Here's What Actually Happens When Lightning Hits A Plane, And We Didn't Expect This

<span class="copyright">rbkomar via Getty Images</span>
rbkomar via Getty Images

I’m not an anxious flyer, but even I have to admit that the idea of a plane I’m in being struck by lightning mid-air terrifies me.

Perhaps it shouldn’t ― after all, the National Weather Service of America says that most commercial planes “are hit by lightning an average of one or two times a year.”

But why does it happen, and is it even dangerous for the passengers and crew inside?

There’s a LOT more lightning than I realised

Most lightning strikes to planes occur at altitudes between 5,000 and 15,000 feet, Simple Flying shared. That’s because takeoff and landing is when the vehicles pass through clouds, which are electrically charged.

Edward J. Rupke, senior engineer at Lightning Technologies, Inc. told Scientific American that aeroplanes actually trigger lightning strikes as they pass through non-striking, but electrically-charged, clouds.

“Actually, aircraft often initiate the strike because their presence enhances the ambient electric fields typical for thunderstorms and facilitates electrical breakdown through air,” the US National Weather Service explains.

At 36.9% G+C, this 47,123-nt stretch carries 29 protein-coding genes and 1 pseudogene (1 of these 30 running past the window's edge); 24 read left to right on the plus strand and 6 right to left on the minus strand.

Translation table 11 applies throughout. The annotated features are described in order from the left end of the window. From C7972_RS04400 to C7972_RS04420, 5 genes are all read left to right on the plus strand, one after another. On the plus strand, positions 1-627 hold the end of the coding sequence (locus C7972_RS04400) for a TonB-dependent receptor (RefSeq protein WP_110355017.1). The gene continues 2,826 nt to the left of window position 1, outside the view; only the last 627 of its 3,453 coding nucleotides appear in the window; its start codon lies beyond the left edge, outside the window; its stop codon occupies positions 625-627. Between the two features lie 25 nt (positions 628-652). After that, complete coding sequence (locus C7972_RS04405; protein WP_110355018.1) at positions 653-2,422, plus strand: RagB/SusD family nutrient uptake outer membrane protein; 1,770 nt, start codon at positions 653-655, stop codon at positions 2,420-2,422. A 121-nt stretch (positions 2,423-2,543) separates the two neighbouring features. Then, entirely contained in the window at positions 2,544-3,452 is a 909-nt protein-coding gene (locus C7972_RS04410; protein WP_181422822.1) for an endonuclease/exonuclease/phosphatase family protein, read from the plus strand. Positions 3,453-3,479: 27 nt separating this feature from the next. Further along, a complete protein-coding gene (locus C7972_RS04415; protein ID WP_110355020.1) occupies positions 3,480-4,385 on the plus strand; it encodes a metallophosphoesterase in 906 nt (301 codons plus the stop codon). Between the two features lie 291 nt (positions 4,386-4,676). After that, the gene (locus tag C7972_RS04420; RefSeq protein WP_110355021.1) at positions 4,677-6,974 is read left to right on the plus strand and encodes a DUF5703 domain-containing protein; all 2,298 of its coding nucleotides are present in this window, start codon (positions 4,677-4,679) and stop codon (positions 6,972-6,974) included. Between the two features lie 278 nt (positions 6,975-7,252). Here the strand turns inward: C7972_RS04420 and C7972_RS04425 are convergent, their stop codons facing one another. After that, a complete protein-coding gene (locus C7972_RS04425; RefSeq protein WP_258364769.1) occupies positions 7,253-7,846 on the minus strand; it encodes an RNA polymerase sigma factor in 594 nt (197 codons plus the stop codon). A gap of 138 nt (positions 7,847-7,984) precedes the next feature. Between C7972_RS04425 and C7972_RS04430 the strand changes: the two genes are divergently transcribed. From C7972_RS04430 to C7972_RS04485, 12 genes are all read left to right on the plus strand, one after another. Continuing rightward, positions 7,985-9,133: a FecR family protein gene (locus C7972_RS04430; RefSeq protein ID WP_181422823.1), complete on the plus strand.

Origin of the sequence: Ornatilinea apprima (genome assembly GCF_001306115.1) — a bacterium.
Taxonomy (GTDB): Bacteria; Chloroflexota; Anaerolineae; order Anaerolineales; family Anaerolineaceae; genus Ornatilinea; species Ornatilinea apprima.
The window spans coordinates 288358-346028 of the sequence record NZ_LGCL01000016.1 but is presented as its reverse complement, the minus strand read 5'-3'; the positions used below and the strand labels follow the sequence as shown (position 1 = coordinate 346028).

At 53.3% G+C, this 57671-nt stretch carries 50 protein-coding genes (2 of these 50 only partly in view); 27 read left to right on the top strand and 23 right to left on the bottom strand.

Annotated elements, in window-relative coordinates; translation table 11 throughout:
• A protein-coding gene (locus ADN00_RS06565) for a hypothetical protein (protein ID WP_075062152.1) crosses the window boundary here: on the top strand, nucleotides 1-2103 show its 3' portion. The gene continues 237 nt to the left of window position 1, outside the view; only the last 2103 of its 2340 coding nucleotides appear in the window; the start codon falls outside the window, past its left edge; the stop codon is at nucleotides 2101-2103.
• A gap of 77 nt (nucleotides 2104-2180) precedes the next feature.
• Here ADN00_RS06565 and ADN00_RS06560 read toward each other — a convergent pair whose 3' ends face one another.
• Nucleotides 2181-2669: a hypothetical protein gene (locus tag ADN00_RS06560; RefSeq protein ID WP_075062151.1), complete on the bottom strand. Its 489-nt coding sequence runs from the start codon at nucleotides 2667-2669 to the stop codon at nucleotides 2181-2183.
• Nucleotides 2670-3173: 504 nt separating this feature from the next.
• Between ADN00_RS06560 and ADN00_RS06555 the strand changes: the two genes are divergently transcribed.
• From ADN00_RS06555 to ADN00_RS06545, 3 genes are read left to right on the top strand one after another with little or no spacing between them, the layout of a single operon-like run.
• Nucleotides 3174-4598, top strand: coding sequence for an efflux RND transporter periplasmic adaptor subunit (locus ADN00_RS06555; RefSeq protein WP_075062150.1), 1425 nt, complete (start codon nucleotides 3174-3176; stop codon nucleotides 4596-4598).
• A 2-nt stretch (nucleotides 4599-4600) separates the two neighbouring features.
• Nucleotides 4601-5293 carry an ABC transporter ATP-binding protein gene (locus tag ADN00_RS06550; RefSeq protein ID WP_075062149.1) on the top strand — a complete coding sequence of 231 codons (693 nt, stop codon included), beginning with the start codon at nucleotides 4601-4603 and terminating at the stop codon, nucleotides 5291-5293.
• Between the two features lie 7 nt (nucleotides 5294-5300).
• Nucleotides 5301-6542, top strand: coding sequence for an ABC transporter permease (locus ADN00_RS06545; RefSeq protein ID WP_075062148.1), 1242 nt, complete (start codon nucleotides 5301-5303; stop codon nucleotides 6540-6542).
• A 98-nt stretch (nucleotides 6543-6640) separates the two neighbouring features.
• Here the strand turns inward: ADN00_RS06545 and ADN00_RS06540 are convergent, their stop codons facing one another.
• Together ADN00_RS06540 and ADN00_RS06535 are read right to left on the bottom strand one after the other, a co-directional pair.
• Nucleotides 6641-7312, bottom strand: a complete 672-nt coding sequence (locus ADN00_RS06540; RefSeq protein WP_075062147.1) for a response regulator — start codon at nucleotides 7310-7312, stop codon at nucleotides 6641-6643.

The strike attaches itself to an extremity like the nose or tip of the plane first. Then, the electricity moves along the outer “skin” of the aeroplane as it flies through the strike, eventually leaving the body of the plane when it leaves the polarity.

Is it dangerous?

It used to be. 1967 was the last noted commercial plane crash due to a lightning strike ― the contact caused the fuel tank to explode.

Nowadays, however, planes are made from seamless aluminium or even more advanced composite materials that conduct electricity well enough to keep them away from the sensitive parts of the plane.

Occasionally, pilots might notice flickering lights or very brief interference. “When it is suspected that a plane was hit by lightning, there is a mandatory inspection for damage, which can delay flights and be quite expensive,” The US National Weather Service revealed.

So, for that reason, pilots try to steer clear of thunderstorms.

Still, commercial flights ― which have to pass rigorous safety checks ― are unlikely to cause you any harm when struck by lightning, was was the case with an Air Canada flight heading from Vancouver to London earlier this year.